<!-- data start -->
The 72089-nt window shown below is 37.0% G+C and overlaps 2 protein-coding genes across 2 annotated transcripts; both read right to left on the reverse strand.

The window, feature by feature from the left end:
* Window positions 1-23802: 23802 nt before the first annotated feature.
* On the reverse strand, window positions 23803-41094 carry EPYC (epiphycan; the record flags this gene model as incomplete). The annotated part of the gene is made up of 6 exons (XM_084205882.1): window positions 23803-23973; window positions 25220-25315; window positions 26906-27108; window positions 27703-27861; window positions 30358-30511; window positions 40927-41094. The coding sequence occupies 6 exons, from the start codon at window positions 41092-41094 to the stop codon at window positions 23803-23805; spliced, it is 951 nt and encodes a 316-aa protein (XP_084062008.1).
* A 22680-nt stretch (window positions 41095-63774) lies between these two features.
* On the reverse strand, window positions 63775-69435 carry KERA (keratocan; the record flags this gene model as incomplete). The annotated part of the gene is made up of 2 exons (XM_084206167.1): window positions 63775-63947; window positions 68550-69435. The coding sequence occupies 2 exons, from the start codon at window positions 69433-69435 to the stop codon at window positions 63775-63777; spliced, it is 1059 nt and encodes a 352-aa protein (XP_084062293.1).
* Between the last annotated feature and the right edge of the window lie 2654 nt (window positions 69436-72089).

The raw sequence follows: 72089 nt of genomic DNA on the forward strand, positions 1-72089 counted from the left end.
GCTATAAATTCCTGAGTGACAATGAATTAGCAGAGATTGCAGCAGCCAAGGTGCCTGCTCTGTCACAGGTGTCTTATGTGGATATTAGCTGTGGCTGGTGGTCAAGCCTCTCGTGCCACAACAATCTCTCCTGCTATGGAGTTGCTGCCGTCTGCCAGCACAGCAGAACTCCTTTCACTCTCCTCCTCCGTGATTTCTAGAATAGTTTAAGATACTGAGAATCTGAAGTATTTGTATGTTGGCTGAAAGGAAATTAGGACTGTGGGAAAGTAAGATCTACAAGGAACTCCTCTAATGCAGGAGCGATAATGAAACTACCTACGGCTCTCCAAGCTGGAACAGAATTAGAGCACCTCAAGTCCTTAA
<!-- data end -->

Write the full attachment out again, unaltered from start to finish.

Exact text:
The 72089-nt window shown below is 37.0% G+C and overlaps 2 protein-coding genes across 2 annotated transcripts; both read right to left on the reverse strand.

The window, feature by feature from the left end:
* Window positions 1-23802: 23802 nt before the first annotated feature.
* On the reverse strand, window positions 23803-41094 carry EPYC (epiphycan; the record flags this gene model as incomplete). The annotated part of the gene is made up of 6 exons (XM_084205882.1): window positions 23803-23973; window positions 25220-25315; window positions 26906-27108; window positions 27703-27861; window positions 30358-30511; window positions 40927-41094. The coding sequence occupies 6 exons, from the start codon at window positions 41092-41094 to the stop codon at window positions 23803-23805; spliced, it is 951 nt and encodes a 316-aa protein (XP_084062008.1).
* A 22680-nt stretch (window positions 41095-63774) lies between these two features.
* On the reverse strand, window positions 63775-69435 carry KERA (keratocan; the record flags this gene model as incomplete). The annotated part of the gene is made up of 2 exons (XM_084206167.1): window positions 63775-63947; window positions 68550-69435. The coding sequence occupies 2 exons, from the start codon at window positions 69433-69435 to the stop codon at window positions 63775-63777; spliced, it is 1059 nt and encodes a 352-aa protein (XP_084062293.1).
* Between the last annotated feature and the right edge of the window lie 2654 nt (window positions 69436-72089).

The raw sequence follows: 72089 nt of genomic DNA on the forward strand, positions 1-72089 counted from the left end.
GCTATAAATTCCTGAGTGACAATGAATTAGCAGAGATTGCAGCAGCCAAGGTGCCTGCTCTGTCACAGGTGTCTTATGTGGATATTAGCTGTGGCTGGTGGTCAAGCCTCTCGTGCCACAACAATCTCTCCTGCTATGGAGTTGCTGCCGTCTGCCAGCACAGCAGAACTCCTTTCACTCTCCTCCTCCGTGATTTCTAGAATAGTTTAAGATACTGAGAATCTGAAGTATTTGTATGTTGGCTGAAAGGAAATTAGGACTGTGGGAAAGTAAGATCTACAAGGAACTCCTCTAATGCAGGAGCGATAATGAAACTACCTACGGCTCTCCAAGCTGGAACAGAATTAGAGCACCTCAAGTCCTTAA